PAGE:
I have Scherry mix some in water and give a small squirt every half hour for 3 doses, and then watch for Tenchu’s response.
- Don’t ask him to eat, he needs to fast.
- Keep the water available only in very small quantities.
- And make sure he’s not vomiting it if he drinks.
- If so, pick his water bowl up (drinking and vomiting afterwards loses electrolytes in addition to the drink, not a good spiral to fall into).
I ask for an evening report.
7:20 pm “So no more vomiting. Drinking water again. Just had one of his raw food patties. Will limit water intake as you suggested. Will finish 3rd dose of phosphorus at 8pm. Will send more notes later tonight and tomorrow early afternoon.
Patient feels better, owner feels better, doctor feels better. Nice.
Tenchu went on to need a dose or two more of his remedy, got a loose stool briefly that indicated his “offending whatever” was moving out, and returned to normal the following day. Crisis averted. Surgery avoided.
But: His Heartworm?
We evaluated him by phone appointment last week, to try to see what’s changed in Tenchu’s chronic disease picture. Chronic, meaning the underlying illness that allowed heartworms to get a toe hold and live in his heart. What we’d just dealt with was a superimposed “acute” illness: gastritis, likely from consuming a whole lot of oak pollen, while he played fetch.
So, how’s the big picture?
From a homeopath’s perspective, Tenchu is doing great work. He brought a symptom briefly up right after his single remedy in my office, kept it high for 4-5 days, then moved past it. It was a heartworm symptom: cough.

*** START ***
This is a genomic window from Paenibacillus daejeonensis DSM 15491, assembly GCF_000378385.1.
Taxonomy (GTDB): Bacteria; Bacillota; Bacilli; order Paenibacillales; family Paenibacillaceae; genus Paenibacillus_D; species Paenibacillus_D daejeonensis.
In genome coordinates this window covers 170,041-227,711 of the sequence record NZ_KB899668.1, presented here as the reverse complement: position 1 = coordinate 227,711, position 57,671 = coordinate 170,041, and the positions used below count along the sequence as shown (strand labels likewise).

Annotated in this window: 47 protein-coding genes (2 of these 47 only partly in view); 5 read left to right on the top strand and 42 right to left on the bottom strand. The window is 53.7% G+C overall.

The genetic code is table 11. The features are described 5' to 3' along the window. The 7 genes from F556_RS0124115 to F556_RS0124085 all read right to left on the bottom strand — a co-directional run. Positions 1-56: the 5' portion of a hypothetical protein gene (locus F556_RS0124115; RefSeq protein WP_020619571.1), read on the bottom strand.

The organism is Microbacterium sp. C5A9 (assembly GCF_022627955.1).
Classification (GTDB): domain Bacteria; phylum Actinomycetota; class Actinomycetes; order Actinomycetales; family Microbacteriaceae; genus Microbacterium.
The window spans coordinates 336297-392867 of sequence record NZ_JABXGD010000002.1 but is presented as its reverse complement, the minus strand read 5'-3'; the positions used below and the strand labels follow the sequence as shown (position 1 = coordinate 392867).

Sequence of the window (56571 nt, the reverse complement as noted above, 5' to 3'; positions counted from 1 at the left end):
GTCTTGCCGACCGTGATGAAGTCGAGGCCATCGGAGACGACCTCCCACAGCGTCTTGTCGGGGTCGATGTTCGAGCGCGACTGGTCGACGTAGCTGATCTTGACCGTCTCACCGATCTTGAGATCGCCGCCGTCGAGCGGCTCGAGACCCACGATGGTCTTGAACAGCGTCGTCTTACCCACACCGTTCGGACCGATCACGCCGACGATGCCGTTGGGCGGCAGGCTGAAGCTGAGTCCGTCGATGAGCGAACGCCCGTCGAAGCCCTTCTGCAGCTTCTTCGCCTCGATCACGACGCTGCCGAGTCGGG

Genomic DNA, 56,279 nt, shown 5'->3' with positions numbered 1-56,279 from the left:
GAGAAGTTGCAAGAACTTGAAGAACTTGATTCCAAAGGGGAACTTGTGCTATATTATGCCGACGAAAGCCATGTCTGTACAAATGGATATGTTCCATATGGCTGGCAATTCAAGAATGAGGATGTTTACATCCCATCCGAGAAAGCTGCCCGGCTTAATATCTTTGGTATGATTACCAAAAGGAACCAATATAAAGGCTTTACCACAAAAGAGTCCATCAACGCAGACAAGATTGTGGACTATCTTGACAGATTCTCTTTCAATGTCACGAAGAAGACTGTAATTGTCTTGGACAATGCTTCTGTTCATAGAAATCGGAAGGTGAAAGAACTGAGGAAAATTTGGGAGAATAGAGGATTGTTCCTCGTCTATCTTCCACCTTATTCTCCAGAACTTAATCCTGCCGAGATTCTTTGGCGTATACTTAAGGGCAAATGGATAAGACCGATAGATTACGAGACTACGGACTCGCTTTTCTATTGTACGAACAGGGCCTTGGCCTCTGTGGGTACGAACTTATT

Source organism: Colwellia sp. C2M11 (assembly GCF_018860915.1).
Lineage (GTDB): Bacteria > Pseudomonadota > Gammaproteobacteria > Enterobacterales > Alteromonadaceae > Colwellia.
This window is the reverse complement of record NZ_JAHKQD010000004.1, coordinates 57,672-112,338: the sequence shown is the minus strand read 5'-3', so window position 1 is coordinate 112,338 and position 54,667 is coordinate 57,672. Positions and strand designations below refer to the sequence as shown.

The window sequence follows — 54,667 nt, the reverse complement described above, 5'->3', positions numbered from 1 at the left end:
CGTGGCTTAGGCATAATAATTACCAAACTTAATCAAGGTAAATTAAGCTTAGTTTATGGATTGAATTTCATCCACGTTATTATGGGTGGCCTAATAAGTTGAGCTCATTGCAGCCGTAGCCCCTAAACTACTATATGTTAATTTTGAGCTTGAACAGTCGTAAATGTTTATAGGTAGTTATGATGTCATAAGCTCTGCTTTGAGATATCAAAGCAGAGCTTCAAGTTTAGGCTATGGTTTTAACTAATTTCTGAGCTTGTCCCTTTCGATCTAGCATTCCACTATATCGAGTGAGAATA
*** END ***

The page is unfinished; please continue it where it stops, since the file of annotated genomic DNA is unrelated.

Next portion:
His cough was so incidental when I took his case, Scherry and I didn’t even talk about it. I learned last week that it had been infrequent, no big deal. But right after he had his dose of homeopathic sulphur, it increased in frequency to twice a day, 1-2 coughs per bout, and he kept it up for 4-5 days.
And then: It. Went. Away.
Worse, Then Better: Homeopathic Aggravation
This is a homeopath’s dream scenario. A remedy is selected, based on the Whole Dog, and when given, it’s as if a fire was lit under the dog, “C’mon, boy, fight this disease and beat it!”
Symptoms briefly, tolerably, increase as the vital force turns up its response. Not sick, still eating, playing, and doing all his normal Tenchu stuff, but more cough. For a few days. Then gone. Or very infrequent, at least.
The rest of his symptoms center now around very external things: his skin is shedding like crazy, he’s licking his feet a lot, he’s got some circular eruptions on his left arm, and his nose is dripping.
Another clue we’re on a good road: the internal symptoms (lung cough) have given way to more external ones (itchy skin and runny nose). This is the best direction: get the inside better, the outside briefly takes up the charge, and finally, the patient is cured. Classic sign of the vital force at work.
New Remedy Time
It was clear to Scherry that he was on a plateau with these external symptoms; they weren’t trending for better in the past week. And he had a busy sleep symptom that we’d noted on his intake that had ceased while he was acutely ill: jerking, twitching, growling in his early falling asleep. And remember his vaccination history? Lots in early life. There’s a lovely left-sided vaccinosis remedy, might that appear in his analysis?
I did a brief analysis on Tenchu in my homeopathic software program, and decided on his next remedy:
Rx Thuja 10M, one dose.
Mailed it the same day, and likely Tenchu got it the following day. We’ll check him up again in 2-3 weeks and see where he’s gone.
So, ever been put in panic mode by Dr. WhiteCoat? How did you handle it? Let us know in the comments. No judgements, it’s just good to know you’ve not been alone.